A social responsibility to build more equitable systems and create opportunities

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Like many organizations, our foundation and its team members have been on a diversity, equity and inclusion learning journey. We have been on this journey for many years.
As a philanthropic funder, we are in a unique position to be a leader in influencing the dynamics that combat structural racism. Given this position of influence, I believe we have a heightened responsibility to weave deeper understanding of racial equity and social justice into the breadth of our work.
As president of the foundation, I know I have special responsibility for building my individual capacity to counter racism. In 2015, I participated in my first Racial Equity Institute Groundwater training with colleagues, visiting Durham, North Carolina. It was a pivotal moment, and the discomfort I experienced during the session summoned deep emotion. I considered myself to be enlightened, well-educated and fair, but I learned that day that these issues are complex and entrenched and I had so much more personal work to do.
Since that day, I have continued my journey, mistakenly thinking I was heading to a destination, that all would eventually become clear and I could say I was fully aware and fulfilling my social responsibilities to build more equitable systems and opportunities. After all, I had co-led a Forward Cities inclusive entrepreneurship initiative in Cleveland, helped to diversify the board of the Fund for Our Economic Future and supported the introduction of Racial Equity Institute training in Northeast Ohio.
I now recognize that this journey will never be complete. As Robin DiAngelo says in her book “White Fragility,” “[i]nterrupting the forces of racism is ongoing, lifelong work because the forces conditioning us into racist frameworks are always at play; our learning will never be finished.” Once I fully embraced this notion that ongoing learning and reinforcement would be required, I felt more at peace and better equipped for the journey ahead.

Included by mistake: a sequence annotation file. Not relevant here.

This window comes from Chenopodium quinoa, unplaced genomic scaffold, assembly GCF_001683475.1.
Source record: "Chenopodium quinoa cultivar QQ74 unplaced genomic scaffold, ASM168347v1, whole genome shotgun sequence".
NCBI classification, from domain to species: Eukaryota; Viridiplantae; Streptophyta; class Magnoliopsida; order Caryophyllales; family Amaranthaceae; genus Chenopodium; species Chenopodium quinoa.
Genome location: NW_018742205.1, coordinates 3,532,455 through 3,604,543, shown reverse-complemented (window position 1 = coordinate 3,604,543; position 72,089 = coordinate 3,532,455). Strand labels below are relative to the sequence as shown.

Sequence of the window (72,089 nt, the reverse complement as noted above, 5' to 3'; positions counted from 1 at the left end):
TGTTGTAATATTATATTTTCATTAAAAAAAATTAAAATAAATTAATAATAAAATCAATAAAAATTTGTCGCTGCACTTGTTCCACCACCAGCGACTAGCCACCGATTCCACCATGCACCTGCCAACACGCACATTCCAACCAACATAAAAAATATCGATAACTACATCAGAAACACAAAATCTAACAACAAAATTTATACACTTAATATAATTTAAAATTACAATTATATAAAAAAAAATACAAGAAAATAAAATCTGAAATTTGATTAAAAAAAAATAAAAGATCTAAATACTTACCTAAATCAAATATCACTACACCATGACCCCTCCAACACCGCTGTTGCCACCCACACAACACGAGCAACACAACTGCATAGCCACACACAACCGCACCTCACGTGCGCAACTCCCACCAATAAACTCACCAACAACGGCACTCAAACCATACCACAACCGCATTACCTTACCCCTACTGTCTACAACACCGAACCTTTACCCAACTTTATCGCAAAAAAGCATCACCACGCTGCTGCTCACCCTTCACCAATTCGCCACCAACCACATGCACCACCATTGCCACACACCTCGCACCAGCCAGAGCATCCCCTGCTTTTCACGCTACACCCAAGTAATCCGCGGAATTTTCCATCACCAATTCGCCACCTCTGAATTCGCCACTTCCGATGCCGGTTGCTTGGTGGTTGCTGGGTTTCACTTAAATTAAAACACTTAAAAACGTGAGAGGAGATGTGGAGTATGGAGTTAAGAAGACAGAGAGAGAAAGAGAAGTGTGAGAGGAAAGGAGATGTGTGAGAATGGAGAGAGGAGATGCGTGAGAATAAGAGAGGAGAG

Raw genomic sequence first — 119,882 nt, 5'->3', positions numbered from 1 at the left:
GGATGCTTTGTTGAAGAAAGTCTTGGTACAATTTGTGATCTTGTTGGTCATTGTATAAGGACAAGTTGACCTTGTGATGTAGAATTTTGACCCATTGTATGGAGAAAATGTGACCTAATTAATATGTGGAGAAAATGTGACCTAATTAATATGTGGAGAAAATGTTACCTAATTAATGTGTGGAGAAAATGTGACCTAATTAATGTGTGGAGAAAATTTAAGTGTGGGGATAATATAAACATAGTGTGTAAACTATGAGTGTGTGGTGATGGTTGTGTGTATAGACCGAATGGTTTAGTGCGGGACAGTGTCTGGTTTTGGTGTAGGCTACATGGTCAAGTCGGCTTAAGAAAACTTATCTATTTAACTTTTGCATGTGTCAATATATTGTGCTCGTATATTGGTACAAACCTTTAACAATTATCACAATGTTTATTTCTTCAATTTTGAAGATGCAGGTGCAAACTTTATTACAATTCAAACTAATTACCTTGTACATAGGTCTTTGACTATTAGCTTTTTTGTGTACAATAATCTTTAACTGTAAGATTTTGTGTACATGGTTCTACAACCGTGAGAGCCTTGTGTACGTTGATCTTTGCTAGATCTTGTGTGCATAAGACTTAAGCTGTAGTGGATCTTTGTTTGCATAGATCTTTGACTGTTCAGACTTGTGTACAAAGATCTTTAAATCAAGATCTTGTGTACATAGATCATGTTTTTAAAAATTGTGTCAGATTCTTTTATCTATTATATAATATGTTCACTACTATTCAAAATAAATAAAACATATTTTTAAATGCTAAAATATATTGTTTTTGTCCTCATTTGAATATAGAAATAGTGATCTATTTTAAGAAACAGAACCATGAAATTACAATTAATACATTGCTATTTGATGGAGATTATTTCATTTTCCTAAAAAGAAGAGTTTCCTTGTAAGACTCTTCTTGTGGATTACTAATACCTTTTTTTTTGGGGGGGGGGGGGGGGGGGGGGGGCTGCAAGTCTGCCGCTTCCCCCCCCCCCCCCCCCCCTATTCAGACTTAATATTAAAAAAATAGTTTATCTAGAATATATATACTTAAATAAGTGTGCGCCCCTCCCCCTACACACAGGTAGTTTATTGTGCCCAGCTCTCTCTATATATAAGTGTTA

My experiences thus far have made it easier for me to have important conversations. I feel less self-conscious about embarking on a conversation about race and try hard to listen carefully and to understand. I fret less about the specific words I choose, believing that it is more important to have the conversation in the first place. To all my friends and colleagues of color who have been patient and kind, I say thank you.
Not surprisingly, my personal journey is intertwined with that of the foundation. This spring, our board expressed a desire to expand beyond inclusive entrepreneurship grantmaking and enhance our organizational competencies through grants focused on racial equity. Recently, our team tackled a group read and discussion of an essay that grapples with race and inclusion facilitated by [email protected]

We read the essay “Dragon Slayers” by Jerald Walker, focusing mainly on the strength of the Black community and less on the oppression that brought our society to this place. This experience provided one more powerful step in our intentional journey to better understand how our organization can influence decisions and practices that will end structural racism. Our journey continues.

Deborah D. Hoover is president and CEO of The Burton D. Morgan Foundation